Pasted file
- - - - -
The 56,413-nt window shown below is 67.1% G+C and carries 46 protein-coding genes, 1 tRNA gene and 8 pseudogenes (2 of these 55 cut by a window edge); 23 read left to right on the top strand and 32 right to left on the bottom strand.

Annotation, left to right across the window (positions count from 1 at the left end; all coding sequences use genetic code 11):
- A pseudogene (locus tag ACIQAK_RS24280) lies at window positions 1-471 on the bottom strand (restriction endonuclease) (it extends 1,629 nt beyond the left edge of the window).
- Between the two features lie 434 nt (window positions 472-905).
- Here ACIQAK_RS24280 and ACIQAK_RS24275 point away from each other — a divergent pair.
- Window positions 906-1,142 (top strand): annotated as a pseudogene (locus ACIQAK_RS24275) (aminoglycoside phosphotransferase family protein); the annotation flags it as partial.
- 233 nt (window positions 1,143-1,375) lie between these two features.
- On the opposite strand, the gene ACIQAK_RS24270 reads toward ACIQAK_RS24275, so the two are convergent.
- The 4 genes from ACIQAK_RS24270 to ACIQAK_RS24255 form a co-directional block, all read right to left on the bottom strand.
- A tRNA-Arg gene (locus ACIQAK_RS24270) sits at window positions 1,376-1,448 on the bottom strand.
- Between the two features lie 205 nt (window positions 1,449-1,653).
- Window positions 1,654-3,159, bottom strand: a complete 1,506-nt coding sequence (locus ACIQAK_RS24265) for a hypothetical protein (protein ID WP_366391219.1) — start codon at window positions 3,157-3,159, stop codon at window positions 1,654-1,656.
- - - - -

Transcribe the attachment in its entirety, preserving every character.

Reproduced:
The 56,413-nt window shown below is 67.1% G+C and carries 46 protein-coding genes, 1 tRNA gene and 8 pseudogenes (2 of these 55 cut by a window edge); 23 read left to right on the top strand and 32 right to left on the bottom strand.

Annotation, left to right across the window (positions count from 1 at the left end; all coding sequences use genetic code 11):
- A pseudogene (locus tag ACIQAK_RS24280) lies at window positions 1-471 on the bottom strand (restriction endonuclease) (it extends 1,629 nt beyond the left edge of the window).
- Between the two features lie 434 nt (window positions 472-905).
- Here ACIQAK_RS24280 and ACIQAK_RS24275 point away from each other — a divergent pair.
- Window positions 906-1,142 (top strand): annotated as a pseudogene (locus ACIQAK_RS24275) (aminoglycoside phosphotransferase family protein); the annotation flags it as partial.
- 233 nt (window positions 1,143-1,375) lie between these two features.
- On the opposite strand, the gene ACIQAK_RS24270 reads toward ACIQAK_RS24275, so the two are convergent.
- The 4 genes from ACIQAK_RS24270 to ACIQAK_RS24255 form a co-directional block, all read right to left on the bottom strand.
- A tRNA-Arg gene (locus ACIQAK_RS24270) sits at window positions 1,376-1,448 on the bottom strand.
- Between the two features lie 205 nt (window positions 1,449-1,653).
- Window positions 1,654-3,159, bottom strand: a complete 1,506-nt coding sequence (locus ACIQAK_RS24265) for a hypothetical protein (protein ID WP_366391219.1) — start codon at window positions 3,157-3,159, stop codon at window positions 1,654-1,656.